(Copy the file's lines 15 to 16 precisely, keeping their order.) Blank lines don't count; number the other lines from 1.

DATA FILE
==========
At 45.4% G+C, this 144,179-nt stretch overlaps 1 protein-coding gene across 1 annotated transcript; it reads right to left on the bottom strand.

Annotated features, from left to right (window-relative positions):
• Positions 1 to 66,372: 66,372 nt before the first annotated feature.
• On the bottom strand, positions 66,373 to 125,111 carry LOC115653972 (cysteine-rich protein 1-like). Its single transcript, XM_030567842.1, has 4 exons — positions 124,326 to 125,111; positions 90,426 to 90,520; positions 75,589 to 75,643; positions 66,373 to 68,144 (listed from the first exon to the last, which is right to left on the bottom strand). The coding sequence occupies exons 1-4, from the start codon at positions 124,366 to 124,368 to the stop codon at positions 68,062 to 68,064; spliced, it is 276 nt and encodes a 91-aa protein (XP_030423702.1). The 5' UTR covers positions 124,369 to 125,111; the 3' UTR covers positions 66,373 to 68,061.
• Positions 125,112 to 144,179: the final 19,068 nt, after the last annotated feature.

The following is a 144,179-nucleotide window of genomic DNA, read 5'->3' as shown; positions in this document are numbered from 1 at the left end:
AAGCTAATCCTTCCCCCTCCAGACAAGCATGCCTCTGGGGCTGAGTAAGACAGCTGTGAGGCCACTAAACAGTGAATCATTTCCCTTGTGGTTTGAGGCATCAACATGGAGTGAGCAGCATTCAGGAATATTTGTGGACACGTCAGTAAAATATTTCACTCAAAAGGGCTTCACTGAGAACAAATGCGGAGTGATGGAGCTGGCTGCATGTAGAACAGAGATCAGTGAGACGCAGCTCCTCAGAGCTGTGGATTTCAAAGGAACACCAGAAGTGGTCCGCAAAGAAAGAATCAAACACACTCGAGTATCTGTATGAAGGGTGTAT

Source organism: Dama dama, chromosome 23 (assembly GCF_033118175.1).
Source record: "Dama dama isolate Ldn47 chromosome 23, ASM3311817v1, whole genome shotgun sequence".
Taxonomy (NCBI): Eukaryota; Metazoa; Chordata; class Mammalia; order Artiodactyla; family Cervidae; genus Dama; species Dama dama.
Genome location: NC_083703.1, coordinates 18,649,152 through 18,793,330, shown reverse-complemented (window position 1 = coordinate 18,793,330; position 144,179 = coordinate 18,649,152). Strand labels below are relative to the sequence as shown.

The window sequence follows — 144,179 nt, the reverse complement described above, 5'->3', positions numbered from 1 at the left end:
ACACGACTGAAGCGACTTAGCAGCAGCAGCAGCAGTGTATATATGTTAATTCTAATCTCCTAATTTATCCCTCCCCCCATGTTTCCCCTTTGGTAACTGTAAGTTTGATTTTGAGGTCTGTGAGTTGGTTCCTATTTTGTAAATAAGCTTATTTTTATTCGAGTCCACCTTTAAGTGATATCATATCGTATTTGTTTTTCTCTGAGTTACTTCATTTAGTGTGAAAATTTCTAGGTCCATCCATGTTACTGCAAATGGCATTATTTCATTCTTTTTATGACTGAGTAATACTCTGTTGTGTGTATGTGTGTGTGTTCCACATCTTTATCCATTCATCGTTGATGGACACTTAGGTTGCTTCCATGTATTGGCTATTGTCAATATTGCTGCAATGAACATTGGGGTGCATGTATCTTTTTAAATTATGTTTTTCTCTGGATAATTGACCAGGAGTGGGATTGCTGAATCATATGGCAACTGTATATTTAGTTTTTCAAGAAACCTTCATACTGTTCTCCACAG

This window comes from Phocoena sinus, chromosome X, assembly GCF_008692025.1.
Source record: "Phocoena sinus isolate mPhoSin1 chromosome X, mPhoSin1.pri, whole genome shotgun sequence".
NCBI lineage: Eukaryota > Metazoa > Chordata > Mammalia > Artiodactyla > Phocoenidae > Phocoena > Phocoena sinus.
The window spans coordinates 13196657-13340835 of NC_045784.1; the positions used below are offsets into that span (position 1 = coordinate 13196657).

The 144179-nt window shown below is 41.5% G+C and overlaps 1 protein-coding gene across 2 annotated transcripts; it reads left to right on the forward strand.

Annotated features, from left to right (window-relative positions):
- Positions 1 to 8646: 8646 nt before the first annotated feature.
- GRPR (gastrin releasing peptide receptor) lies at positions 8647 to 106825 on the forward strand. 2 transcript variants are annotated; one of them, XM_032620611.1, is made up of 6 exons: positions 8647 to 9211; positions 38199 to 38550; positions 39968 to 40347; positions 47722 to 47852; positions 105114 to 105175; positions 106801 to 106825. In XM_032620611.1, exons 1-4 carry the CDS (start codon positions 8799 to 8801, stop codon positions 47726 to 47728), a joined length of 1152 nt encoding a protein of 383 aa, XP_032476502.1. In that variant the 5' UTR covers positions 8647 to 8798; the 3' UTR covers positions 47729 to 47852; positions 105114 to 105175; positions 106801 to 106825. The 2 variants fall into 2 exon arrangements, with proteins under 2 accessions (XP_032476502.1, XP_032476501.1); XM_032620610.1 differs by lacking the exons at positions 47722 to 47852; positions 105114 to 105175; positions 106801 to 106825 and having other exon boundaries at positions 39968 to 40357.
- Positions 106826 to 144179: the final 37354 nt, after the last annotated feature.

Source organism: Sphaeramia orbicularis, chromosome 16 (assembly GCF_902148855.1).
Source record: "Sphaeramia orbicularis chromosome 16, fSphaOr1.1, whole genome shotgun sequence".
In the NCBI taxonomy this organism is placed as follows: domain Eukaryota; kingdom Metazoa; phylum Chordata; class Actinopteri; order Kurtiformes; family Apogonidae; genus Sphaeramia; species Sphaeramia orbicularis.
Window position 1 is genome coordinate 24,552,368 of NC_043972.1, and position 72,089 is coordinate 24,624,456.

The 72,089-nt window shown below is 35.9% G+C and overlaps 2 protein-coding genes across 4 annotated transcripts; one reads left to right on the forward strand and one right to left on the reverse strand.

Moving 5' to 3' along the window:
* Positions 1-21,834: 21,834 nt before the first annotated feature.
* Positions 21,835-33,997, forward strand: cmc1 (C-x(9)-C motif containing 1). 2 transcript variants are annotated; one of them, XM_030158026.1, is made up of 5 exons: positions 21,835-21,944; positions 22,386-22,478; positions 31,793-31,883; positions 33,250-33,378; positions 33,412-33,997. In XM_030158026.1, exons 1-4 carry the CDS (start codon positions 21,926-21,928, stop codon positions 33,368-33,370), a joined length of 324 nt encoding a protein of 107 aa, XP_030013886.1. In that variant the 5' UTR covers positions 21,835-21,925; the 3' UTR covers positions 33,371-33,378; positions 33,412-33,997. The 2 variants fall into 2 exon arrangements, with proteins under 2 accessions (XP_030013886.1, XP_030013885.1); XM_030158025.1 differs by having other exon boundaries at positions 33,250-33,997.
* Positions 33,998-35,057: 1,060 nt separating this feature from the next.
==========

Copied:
Source record: "Phocoena sinus isolate mPhoSin1 chromosome X, mPhoSin1.pri, whole genome shotgun sequence".
NCBI lineage: Eukaryota > Metazoa > Chordata > Mammalia > Artiodactyla > Phocoenidae > Phocoena > Phocoena sinus.